The New York State Integrated Pest Management program is proud to present its 2022-2023 Annual Report, highlighting our continued dedication to sustainable pest management and our commitment to creating a healthier and more resilient New York State.
Rapid Response at the Core of our Work
"With 20 million people relying on us statewide, we can’t simply wait for tools and strategies for combatting the next invasive species or tick-borne disease, we must develop those tools and strategies and be ready to deploy them immediately."
Grant Dollars Recieved
"What's Bugging You?" YouTube and live attendees
Exploring Weed Control in Organic Squash Production
NYSIPM Rears Seedcorn Maggot and Spotted Lanterfly for Essential Research
NYSIPM’s Matt Frye Leads Municipal Rodent IPM Working Group
Asisan Longhorned Tick Confirmed in New York State
NYSIPM Outreach Offers Guidance and Resources for Combatting Invasive Spotted Lanterfly
Community Team Takes Pest ID on the Road
Greenhouse Scout School Helps Train Next Generation of Scouts
From multi-generational family farms to expansive commercial growing operations, hundred-acre crops to rooftop gardens, NYSIPM is meeting New York farmers and growers where they are.
Programs offered in Spanish
People Attended Sponsored Events and Presentations
The Future of IPM
In collaboration with Cornell Cooperative Extension’s Sand Summer Internship Program, NYSIPM brought the classroom into the community. We leveraged the curiosity, knowledge and enthusiasm of undergraduate students, who worked alongside our staff on integrated pest management projects and research.
Documented the success of habitat plants for attracting and conserving natural enemies on urban farms, helping growers improve management of arthropod pests and attract and conserve natural enemies.
Led insect sampling and identification efforts to help NYC growers manage arthropod pests by attracting and conserving natural enemies.
Worked with our spotted lanternfly team in the Hudson Valley to scout farms for early detection, assess populations, evaluate management options for mitigating the spread and establishment of SLF in vineyards and participated in outreach and education efforts for farmers and Spanish-speaking farm employees.
Program Presents Excellence in IPM Awards
NYSIPM Director Alejandro Calixto recognized the efforts and achievements of two leaders in the integrated pest management field during 2023.
Dan Wixted, an extension support specialist for Cornell Cooperative Extension’s Pesticide Safety Education Program (PSEP), and Michael Deutsch, retired technical director for Arrow Exterminating Company of Lynbrook, NY, received the Program’s Excellence in IPM Award, given annually to individuals who have supported the adoption of safe and sustainable IPM practices by: developing new tools; implementing or evaluating IPM methods in their operations, businesses or organizations; encouraging demonstrations and adoption of IPM; promoting IPM and bolstering the adoption of IPM practices; or educating others about IPM.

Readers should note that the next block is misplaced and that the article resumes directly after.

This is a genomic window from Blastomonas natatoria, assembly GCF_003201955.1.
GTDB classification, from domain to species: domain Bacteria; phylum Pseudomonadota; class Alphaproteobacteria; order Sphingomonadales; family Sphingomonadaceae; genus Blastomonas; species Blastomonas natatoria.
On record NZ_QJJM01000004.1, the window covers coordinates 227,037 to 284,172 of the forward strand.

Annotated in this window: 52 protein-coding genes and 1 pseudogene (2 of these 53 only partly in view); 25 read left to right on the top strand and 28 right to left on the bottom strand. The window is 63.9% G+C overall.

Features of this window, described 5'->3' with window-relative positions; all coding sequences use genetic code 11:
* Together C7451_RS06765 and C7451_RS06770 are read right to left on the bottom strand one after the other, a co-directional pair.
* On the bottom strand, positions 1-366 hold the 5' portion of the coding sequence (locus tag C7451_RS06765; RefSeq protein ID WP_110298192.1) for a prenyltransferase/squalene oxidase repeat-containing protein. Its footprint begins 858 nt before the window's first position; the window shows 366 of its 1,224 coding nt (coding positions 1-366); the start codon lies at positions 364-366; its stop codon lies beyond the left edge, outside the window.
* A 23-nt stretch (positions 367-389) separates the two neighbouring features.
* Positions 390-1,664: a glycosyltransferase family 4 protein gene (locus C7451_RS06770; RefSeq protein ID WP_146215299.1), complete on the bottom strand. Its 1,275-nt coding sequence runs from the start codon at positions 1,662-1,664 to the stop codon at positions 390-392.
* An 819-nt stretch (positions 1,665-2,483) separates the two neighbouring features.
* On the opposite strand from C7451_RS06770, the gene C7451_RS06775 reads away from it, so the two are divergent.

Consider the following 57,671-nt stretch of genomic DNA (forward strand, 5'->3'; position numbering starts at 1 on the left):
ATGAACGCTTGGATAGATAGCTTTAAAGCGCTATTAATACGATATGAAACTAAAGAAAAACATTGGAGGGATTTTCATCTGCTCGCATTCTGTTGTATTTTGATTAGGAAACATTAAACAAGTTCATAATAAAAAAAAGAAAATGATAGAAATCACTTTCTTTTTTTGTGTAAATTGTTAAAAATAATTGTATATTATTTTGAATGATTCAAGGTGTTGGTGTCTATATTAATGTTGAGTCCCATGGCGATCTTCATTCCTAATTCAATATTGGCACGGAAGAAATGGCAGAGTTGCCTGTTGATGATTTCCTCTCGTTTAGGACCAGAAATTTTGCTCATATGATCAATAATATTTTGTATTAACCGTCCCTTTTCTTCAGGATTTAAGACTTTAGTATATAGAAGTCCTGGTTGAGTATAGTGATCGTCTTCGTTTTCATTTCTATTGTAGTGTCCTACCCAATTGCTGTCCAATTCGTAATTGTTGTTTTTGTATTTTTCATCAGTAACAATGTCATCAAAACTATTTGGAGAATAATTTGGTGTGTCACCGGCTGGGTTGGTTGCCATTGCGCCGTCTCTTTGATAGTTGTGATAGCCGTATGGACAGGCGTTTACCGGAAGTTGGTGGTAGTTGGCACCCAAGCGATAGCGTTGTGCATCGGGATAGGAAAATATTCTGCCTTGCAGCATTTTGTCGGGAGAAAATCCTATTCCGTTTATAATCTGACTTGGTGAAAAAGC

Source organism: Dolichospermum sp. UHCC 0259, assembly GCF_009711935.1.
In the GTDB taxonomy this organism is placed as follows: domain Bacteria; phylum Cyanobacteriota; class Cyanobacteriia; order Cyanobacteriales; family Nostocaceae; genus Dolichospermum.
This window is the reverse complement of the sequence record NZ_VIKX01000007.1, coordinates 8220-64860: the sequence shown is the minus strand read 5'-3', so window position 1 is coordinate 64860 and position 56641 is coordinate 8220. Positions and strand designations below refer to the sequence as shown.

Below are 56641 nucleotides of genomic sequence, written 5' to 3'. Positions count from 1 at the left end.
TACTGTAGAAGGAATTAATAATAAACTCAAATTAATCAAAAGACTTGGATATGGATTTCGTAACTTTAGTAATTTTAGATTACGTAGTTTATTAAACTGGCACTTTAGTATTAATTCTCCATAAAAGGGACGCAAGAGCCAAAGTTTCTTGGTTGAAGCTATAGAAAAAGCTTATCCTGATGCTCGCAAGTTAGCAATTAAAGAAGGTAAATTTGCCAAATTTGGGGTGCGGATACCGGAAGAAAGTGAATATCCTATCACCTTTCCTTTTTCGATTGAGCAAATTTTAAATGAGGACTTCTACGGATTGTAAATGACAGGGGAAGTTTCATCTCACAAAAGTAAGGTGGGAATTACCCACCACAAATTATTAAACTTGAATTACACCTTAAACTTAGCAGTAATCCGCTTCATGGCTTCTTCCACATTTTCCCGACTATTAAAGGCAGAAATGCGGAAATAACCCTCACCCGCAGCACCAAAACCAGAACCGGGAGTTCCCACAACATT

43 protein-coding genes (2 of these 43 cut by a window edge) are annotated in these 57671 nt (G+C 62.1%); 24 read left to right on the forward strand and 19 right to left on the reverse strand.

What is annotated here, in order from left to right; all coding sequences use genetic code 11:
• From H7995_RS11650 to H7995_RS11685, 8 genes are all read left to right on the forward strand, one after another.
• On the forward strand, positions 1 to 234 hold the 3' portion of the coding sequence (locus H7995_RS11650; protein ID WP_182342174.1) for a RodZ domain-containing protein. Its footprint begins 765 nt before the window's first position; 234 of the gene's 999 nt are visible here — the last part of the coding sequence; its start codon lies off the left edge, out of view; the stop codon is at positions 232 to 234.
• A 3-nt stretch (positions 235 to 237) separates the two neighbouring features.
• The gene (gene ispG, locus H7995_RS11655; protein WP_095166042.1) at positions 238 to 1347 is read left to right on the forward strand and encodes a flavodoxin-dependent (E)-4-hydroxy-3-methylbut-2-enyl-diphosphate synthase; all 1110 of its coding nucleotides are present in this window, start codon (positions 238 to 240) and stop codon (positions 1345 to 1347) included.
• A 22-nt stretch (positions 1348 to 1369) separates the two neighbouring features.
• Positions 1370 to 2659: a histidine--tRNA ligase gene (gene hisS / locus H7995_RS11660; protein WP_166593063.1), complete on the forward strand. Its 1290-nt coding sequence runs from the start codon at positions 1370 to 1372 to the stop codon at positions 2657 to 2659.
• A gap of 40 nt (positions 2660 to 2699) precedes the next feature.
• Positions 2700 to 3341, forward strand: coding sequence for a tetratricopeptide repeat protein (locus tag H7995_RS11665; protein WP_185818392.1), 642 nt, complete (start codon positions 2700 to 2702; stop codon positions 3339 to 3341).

The awards were announced in 2020 and 2021, respectively, however presentation ceremonies were put on hold as a result of the COVID pandemic.
Happy Birthday Agritech
NYSIPM celebrated Cornell AgriTech’s 140-year legacy of food and agricultural innovation during an August 2022 community open house that brought more than 1,000 people to AgriTech’s Geneva campus. The NYSIPM team fielded questions about spotted lanternfly, weed control, creating beneficial habitats, reducing the risks of tick-borne illnesses and more. And most importantly, we reminded visitors that IPM is for everyone.
Bryan Brown shares strategies and tools for managing weeds.
Visitors learn about tick prevention and Spotted Lanternfly Awareness.
Amara Dunn-Silver talks about beneficial insects.
NYSIPM Program Funding 2022-2023
In fiscal year 2022-2023, New York State provided the New York State IPM Program $2,000,000 for Agricultural IPM, and $1,000,000 for Community IPM, and $65,000 for Tick IPM. We were further supported by $254,999 in competitive federal funding Implementation Program (grant no. 2017-70006-27142), and several smaller grants secured by staff.
NYSIPM is driven by five pillars
We develop sustainable ways to manage pests and help people to use methods that minimize environmental, health, and economic risks.
Rebuild ecological resilience through safe and sustainable tools and strategies
Develop innovative digital tools through a commitment to digital IPM
Serve as a trusted authority on invasive species prevention and management
Provide outreach and prevention strategies on pests of public health importance to at-risk communities
Make essential connections with all New Yorkers, including focused education and outreach with underserved and marginalized communities